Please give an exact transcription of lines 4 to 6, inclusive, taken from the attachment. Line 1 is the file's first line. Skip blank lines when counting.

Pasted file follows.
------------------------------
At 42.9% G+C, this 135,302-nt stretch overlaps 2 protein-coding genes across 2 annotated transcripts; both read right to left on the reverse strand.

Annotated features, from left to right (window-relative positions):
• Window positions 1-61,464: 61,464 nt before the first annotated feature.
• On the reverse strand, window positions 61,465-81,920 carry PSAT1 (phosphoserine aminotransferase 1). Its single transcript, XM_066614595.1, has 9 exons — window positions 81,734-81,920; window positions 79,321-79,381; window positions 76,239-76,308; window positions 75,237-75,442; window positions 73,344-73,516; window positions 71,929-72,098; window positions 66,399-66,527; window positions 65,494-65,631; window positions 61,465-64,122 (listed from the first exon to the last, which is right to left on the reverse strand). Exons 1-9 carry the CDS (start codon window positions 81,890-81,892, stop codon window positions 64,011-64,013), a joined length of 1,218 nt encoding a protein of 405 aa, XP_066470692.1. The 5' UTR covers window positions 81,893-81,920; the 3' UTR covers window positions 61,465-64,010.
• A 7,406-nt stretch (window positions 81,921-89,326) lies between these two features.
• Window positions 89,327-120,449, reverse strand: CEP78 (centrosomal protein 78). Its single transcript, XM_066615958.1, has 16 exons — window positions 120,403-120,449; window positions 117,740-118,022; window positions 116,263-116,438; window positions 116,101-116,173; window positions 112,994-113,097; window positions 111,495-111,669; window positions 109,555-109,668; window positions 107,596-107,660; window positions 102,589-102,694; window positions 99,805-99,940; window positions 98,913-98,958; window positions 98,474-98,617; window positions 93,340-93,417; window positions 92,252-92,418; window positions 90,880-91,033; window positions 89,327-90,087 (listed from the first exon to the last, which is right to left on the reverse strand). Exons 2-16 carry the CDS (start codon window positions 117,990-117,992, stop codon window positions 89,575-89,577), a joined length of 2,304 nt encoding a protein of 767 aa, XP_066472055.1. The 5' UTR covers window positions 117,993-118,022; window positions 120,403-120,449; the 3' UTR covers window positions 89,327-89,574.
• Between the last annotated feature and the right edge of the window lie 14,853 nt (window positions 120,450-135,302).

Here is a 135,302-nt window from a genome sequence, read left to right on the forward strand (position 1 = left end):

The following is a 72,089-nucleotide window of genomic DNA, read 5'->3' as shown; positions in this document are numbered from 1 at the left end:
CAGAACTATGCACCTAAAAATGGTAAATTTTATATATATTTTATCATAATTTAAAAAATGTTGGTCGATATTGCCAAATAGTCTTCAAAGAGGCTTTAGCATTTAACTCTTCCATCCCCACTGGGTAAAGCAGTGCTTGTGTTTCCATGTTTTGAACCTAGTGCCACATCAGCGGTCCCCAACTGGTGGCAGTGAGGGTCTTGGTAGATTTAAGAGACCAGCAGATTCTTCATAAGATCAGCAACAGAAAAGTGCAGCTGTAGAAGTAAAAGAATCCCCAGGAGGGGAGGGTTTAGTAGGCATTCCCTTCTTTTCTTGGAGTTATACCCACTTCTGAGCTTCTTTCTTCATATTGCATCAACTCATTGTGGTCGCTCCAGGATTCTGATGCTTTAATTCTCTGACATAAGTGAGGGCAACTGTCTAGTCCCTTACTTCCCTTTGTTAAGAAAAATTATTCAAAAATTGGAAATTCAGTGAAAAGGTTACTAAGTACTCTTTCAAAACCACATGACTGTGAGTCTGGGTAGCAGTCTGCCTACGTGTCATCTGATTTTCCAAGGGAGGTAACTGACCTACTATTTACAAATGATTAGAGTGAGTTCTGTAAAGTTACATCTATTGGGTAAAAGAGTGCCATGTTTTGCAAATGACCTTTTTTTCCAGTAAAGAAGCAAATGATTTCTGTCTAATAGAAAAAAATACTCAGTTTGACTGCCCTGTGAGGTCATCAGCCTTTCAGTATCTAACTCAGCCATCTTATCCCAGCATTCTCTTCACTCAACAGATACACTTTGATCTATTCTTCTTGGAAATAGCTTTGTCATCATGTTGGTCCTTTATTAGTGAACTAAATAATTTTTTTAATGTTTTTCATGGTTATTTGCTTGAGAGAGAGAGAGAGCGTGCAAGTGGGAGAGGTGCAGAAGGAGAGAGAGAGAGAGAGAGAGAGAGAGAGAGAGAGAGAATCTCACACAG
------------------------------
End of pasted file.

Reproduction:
• On the reverse strand, window positions 61,465-81,920 carry PSAT1 (phosphoserine aminotransferase 1). Its single transcript, XM_066614595.1, has 9 exons — window positions 81,734-81,920; window positions 79,321-79,381; window positions 76,239-76,308; window positions 75,237-75,442; window positions 73,344-73,516; window positions 71,929-72,098; window positions 66,399-66,527; window positions 65,494-65,631; window positions 61,465-64,122 (listed from the first exon to the last, which is right to left on the reverse strand). Exons 1-9 carry the CDS (start codon window positions 81,890-81,892, stop codon window positions 64,011-64,013), a joined length of 1,218 nt encoding a protein of 405 aa, XP_066470692.1. The 5' UTR covers window positions 81,893-81,920; the 3' UTR covers window positions 61,465-64,010.
• A 7,406-nt stretch (window positions 81,921-89,326) lies between these two features.
• Window positions 89,327-120,449, reverse strand: CEP78 (centrosomal protein 78). Its single transcript, XM_066615958.1, has 16 exons — window positions 120,403-120,449; window positions 117,740-118,022; window positions 116,263-116,438; window positions 116,101-116,173; window positions 112,994-113,097; window positions 111,495-111,669; window positions 109,555-109,668; window positions 107,596-107,660; window positions 102,589-102,694; window positions 99,805-99,940; window positions 98,913-98,958; window positions 98,474-98,617; window positions 93,340-93,417; window positions 92,252-92,418; window positions 90,880-91,033; window positions 89,327-90,087 (listed from the first exon to the last, which is right to left on the reverse strand). Exons 2-16 carry the CDS (start codon window positions 117,990-117,992, stop codon window positions 89,575-89,577), a joined length of 2,304 nt encoding a protein of 767 aa, XP_066472055.1. The 5' UTR covers window positions 117,993-118,022; window positions 120,403-120,449; the 3' UTR covers window positions 89,327-89,574.